As cheap as HiPs

Warning – choosing the cheapest Home Information Pack can seriously damage your sale. Let’s face it, you are more likely to find someone with talent on the X-Factor than you are to find someone who thinks HiPs are going to improve the house selling process.
Only the hair brains who came up with the batty idea are still publicly trying to convince us that you will find selling your house easier with one of their Packs. Those who have invested their money and their futures to service the Pack, like Domestic Energy Assessors have been let down by a Secretary of Sate who has changed her mind more often than Liz Taylor.
The problem is that these Packs are not just a waste of everyone’s time, they are actually damaging the sale of some homes. How? Because if you pay peanuts, you can find that you get Packs prepared by monkeys!
Understandably, many agents and their clients think that now every home is legally required to have a HiP prepared when it goes on the market the best way to deal with this is to get one done as cheaply as possible. Some sellers are even instructing estate agents because they will throw in a free HiP as part of the deal and as the market hardens, more agents are offering this enticement.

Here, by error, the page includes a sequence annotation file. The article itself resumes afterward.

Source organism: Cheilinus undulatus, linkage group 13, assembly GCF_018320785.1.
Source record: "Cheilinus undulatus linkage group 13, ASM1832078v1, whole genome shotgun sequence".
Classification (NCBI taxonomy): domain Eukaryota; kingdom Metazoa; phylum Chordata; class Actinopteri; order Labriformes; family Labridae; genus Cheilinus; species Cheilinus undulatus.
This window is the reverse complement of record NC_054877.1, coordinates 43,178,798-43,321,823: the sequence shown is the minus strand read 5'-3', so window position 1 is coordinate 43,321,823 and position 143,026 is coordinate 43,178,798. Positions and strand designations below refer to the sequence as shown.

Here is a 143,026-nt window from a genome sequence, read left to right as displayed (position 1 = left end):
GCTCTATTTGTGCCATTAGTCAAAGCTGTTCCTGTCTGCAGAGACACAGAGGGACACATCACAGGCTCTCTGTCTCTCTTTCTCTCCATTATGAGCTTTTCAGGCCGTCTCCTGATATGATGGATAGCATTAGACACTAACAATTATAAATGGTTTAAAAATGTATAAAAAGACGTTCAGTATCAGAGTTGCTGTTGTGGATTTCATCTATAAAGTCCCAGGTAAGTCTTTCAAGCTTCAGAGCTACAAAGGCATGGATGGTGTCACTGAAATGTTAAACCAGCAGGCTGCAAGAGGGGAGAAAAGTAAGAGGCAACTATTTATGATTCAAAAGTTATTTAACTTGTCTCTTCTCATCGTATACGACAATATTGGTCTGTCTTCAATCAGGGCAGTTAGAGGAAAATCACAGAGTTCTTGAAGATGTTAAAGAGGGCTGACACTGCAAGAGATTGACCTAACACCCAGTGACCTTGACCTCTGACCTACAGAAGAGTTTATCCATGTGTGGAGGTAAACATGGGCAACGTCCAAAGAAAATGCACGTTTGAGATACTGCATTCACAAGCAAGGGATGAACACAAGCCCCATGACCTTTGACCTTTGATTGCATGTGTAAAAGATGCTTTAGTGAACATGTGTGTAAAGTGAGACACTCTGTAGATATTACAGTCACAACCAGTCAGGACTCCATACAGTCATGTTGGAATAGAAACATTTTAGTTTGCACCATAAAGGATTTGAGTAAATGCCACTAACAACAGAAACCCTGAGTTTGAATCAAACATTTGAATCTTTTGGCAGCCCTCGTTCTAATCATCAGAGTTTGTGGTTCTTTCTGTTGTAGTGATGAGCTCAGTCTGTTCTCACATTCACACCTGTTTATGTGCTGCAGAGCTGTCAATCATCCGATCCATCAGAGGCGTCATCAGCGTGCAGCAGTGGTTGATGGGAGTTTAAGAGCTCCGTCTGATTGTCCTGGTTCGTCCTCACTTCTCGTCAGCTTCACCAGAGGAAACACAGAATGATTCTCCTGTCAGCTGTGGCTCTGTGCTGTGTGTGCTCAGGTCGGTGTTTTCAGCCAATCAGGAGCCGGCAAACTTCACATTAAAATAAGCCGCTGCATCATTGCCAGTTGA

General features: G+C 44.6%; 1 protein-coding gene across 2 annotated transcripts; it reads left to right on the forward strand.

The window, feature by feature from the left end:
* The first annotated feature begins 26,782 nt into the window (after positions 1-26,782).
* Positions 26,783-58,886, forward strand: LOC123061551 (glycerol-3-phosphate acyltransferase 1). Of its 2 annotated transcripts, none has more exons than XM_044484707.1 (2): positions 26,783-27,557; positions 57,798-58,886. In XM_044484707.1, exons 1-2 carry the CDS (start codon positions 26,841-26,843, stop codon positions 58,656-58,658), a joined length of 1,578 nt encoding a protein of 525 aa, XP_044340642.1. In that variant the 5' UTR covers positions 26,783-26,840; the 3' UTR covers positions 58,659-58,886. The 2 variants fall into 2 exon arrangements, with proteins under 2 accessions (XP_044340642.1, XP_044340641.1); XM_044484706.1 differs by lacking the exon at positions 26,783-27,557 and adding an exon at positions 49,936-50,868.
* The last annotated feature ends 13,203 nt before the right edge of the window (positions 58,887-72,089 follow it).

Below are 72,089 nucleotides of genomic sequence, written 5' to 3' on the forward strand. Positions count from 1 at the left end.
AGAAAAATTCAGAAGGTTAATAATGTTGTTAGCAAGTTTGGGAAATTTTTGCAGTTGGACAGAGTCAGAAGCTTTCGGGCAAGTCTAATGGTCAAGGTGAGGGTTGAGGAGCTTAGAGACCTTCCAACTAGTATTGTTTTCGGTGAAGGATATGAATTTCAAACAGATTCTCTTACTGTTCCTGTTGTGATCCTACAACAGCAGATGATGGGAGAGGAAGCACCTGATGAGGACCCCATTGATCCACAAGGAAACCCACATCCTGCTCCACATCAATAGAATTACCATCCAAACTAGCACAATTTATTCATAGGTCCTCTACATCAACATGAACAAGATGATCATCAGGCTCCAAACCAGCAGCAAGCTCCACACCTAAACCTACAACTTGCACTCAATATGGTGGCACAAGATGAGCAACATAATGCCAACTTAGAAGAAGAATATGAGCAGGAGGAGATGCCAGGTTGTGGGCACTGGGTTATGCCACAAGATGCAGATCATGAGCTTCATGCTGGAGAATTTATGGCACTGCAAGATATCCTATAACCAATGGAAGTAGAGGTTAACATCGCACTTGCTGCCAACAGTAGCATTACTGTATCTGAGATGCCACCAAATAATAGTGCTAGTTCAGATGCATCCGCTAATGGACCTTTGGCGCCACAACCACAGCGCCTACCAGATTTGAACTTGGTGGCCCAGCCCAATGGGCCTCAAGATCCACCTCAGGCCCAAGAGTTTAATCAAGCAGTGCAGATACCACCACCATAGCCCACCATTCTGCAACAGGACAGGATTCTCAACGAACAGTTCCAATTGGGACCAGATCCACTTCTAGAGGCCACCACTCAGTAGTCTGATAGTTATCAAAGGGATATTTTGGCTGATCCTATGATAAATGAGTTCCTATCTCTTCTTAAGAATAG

The problem is that a cheap HiP is often cheap because it has only the basic (read ‘cheapest’) components in it. The basic personal search for instance is cheaper than an ‘authenticated’ search.
Last week, a buyer of a house in Henley-on-Thames made history by actually asking to see a HiP. Not only that but the agent actually had one! It was a cheap and cheerful Hip but was legal and the agent handed it over. In it there was a personal search which erroneously mentioned a covenant making the owner responsible for the not insignificant cost of regular resurfacing of a long, shared drive.
The buyer was appalled and promptly withdrew his offer and walked away. No doubt a convert to Home Information Packs and a fan of Ms Cooper to boot! It turned out though that the covenant had been removed as more people came to use the driveway but this had not been picked up by the Expresso-style search.
Now, not every property requires an ‘authenticated’ search but cutting corners by going for the cheapest option on an individual property can be a false economy. In a strong market you can probably front any problem up – after all, there are a queue of buyers but in 2008 when the market is round it’s ankles, this is a time for doing things properly.
As the agent in Henley now tries to re-market the property (with a new and rather more complete HiP) the old adage “you get what you pay for” has never seemed more apt.